When Ferguson’s threat to lay waste to the region with fire and sword reached him, Sevier, along with others, organized the militia to march over the mountains to take on the Tories, eventually at Kings Mountain. We will discuss the battle more in detail later, but for now, we turn our attention to life for Sevier after the war.
Sevier advocated for Washington, Sullivan, and Greene Counties to break away from North Carolina and establish a new State called Franklin after founding father Benjamin Franklin. He became the first governor of the disputed state. However, North Carolina refused to acknowledge the secession of its overmountain counties as legitimate. After a period of civil unrest, Sevier and the pro-Franklin supporters were defeated by John Tipton in a small battle near Sycamore Shoals. Tipton sent Sevier across the mountain in chains on charges of treason. On his way, he survived an assassination attempt on the top of Iron Mountain. Sevier never stood trial as his friends from the King’s Mountain Campaign, the McDowells, set him free shortly after he arrived in the Morganton jail. The effort to establish a state of Franklin a failure, Sevier took an oath of allegiance to North Carolina and was elected to the State Senate. He was even restored to his title of Brigadier General in the North Carolina militia.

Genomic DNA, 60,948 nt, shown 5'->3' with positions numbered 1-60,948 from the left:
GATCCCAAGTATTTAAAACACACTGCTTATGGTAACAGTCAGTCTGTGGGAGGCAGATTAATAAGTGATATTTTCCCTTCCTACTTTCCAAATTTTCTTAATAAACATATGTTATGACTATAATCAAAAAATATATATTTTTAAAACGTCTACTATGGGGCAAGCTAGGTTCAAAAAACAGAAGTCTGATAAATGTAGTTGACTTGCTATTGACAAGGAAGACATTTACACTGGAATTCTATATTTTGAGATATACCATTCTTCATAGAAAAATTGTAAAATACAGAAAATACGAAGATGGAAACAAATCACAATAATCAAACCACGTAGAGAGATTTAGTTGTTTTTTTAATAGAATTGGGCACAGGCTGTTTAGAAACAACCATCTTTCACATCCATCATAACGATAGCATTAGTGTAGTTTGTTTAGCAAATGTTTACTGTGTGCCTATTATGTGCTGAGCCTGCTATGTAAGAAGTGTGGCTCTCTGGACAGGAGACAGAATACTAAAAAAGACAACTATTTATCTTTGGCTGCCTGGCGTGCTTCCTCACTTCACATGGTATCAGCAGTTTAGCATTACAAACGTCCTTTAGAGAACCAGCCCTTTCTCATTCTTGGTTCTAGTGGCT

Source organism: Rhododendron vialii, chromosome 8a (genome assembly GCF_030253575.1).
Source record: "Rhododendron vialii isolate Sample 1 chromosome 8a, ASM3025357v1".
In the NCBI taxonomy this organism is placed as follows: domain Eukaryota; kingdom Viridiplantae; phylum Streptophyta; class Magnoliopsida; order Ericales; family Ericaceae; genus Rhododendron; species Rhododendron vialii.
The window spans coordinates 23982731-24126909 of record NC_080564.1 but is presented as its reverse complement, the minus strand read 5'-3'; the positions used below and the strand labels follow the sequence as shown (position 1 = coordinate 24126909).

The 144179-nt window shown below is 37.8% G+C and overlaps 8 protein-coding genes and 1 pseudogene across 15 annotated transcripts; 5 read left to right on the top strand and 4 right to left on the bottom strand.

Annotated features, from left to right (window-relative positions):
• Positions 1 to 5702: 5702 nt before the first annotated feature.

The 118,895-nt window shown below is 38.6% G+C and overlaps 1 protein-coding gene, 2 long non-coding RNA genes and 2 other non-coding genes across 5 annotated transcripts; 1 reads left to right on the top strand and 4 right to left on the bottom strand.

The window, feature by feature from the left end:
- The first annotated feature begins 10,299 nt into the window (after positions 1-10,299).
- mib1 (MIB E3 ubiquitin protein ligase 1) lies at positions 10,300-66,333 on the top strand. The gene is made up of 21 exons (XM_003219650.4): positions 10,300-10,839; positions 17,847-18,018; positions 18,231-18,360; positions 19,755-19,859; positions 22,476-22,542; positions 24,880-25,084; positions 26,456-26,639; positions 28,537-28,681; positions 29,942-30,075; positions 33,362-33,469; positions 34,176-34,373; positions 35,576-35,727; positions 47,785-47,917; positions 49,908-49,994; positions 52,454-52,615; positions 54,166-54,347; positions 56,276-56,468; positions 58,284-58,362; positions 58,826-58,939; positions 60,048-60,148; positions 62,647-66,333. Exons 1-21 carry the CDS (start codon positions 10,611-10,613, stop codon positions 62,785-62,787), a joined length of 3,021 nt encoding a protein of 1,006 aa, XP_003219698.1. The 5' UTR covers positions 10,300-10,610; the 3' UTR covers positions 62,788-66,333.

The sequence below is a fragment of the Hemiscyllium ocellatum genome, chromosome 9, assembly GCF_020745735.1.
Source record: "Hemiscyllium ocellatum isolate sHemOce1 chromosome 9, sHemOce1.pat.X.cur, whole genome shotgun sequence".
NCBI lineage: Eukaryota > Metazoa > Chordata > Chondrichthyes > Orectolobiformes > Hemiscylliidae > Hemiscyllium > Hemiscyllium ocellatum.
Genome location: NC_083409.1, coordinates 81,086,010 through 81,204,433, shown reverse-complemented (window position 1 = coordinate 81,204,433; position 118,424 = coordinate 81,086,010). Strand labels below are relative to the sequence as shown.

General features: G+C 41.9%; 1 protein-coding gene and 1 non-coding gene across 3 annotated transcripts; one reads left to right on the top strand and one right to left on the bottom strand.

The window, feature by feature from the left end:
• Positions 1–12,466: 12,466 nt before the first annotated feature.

In 1789, North Carolina ceded its western lands to the United States and the Southwest Territory was established. Sevier was eventually elected to Congress for Greene County in 1790. After his term, he became a member of the Territorial Legislative Council under territorial governor William Blount. When the State of Tennessee was created by Congress in 1796, Sevier was elected its first Governor, serving three terms, then taking a forced two-year break under the new constitution until he was re-elected for three more terms in 1803. In 1811, he was again elected to Congress for three more terms, but was largely ineffective due to his advanced age and unfamiliarity with federal procedures of that time.